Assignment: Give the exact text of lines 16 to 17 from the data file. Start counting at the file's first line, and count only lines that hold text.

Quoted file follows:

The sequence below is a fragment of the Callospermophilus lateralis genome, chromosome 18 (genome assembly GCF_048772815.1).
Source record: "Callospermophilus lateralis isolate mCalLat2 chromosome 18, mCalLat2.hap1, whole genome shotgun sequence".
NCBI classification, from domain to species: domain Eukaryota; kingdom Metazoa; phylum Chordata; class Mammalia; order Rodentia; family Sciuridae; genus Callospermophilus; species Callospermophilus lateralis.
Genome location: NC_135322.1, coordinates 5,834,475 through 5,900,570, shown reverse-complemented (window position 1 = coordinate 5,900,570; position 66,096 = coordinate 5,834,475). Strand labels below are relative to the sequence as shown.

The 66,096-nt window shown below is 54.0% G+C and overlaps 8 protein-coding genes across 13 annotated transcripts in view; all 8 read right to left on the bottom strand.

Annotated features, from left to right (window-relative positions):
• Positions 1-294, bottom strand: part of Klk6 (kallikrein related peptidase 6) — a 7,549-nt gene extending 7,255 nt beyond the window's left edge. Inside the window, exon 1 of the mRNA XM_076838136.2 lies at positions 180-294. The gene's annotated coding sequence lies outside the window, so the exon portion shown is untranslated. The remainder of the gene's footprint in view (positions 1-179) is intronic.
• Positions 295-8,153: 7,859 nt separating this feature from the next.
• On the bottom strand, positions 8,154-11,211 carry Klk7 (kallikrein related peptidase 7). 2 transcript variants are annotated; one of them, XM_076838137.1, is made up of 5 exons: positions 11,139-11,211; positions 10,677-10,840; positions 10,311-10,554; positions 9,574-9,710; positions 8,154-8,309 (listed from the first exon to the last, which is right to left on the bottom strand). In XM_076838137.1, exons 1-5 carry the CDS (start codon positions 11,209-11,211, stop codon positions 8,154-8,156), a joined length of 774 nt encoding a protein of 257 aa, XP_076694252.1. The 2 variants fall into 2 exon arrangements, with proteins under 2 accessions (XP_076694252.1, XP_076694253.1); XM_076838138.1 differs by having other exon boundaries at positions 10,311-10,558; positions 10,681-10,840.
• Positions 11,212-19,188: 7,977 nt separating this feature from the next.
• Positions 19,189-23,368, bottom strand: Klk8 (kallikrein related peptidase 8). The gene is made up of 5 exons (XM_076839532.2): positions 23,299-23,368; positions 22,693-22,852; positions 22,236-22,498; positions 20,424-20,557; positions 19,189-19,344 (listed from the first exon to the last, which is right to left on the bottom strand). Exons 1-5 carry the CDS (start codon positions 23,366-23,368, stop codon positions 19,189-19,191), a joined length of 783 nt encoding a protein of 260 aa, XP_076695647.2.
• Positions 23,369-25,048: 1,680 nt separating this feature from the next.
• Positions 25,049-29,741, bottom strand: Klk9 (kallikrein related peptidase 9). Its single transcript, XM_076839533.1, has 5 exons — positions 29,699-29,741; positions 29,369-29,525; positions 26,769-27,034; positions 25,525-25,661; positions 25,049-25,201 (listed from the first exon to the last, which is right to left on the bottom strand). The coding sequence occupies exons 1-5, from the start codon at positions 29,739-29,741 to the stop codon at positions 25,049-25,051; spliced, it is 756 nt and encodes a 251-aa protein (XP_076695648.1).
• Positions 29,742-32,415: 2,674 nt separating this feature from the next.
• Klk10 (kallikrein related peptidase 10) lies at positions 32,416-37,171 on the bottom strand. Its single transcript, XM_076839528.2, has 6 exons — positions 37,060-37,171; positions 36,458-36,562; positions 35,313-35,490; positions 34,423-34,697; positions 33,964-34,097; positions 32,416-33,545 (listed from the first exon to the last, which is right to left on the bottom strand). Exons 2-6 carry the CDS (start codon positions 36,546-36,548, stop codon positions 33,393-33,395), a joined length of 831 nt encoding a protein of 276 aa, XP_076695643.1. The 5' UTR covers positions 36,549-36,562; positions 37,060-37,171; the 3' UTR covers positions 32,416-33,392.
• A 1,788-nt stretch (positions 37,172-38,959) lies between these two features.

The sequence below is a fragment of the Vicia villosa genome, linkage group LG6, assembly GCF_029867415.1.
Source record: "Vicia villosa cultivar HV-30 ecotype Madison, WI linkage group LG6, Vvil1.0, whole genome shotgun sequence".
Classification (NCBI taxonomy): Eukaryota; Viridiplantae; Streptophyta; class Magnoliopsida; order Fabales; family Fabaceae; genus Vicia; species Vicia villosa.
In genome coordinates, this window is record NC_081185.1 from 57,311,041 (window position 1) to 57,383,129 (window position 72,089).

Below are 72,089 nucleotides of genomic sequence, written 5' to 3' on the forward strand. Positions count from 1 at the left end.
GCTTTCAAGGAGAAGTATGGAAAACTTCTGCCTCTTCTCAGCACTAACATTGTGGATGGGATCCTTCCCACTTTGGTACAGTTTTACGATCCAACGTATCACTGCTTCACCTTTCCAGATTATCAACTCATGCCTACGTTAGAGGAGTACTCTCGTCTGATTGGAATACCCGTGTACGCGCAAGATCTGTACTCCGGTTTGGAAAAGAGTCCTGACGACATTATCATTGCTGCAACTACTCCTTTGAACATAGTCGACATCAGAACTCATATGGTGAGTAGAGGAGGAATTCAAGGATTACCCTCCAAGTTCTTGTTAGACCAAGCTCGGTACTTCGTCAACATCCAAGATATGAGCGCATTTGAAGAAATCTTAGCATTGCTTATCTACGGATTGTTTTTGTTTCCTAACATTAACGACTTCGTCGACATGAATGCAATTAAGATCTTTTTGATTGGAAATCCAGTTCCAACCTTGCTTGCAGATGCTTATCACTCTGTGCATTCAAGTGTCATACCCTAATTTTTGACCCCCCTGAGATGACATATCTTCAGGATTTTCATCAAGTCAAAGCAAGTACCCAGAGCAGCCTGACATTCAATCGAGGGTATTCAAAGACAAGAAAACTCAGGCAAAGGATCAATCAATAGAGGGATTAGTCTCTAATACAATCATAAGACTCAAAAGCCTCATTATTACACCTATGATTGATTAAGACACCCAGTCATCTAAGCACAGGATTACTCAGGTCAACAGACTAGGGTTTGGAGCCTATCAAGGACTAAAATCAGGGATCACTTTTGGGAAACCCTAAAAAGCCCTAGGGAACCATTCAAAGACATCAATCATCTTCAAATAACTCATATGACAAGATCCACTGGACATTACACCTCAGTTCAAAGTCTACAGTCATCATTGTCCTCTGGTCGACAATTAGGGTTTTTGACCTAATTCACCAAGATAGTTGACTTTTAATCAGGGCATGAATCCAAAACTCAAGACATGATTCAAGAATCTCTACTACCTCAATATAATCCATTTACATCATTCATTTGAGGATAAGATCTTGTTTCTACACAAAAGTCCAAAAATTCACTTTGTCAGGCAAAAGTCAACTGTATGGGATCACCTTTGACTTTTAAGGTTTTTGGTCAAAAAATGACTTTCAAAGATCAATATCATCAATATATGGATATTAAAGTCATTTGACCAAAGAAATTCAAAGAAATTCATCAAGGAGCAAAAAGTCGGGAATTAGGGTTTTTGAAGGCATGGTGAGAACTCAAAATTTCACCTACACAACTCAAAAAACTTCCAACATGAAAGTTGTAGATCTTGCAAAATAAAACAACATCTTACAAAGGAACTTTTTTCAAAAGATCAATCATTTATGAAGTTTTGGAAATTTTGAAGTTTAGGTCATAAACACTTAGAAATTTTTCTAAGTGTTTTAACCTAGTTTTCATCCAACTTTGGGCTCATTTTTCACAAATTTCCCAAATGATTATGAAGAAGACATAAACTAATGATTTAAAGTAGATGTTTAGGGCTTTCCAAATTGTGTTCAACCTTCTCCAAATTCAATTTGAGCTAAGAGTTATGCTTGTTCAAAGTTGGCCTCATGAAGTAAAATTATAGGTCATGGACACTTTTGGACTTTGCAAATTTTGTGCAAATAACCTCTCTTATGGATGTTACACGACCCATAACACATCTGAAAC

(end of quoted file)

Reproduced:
• A 1,788-nt stretch (positions 37,172-38,959) lies between these two features.

The sequence below is a fragment of the Vicia villosa genome, linkage group LG6, assembly GCF_029867415.1.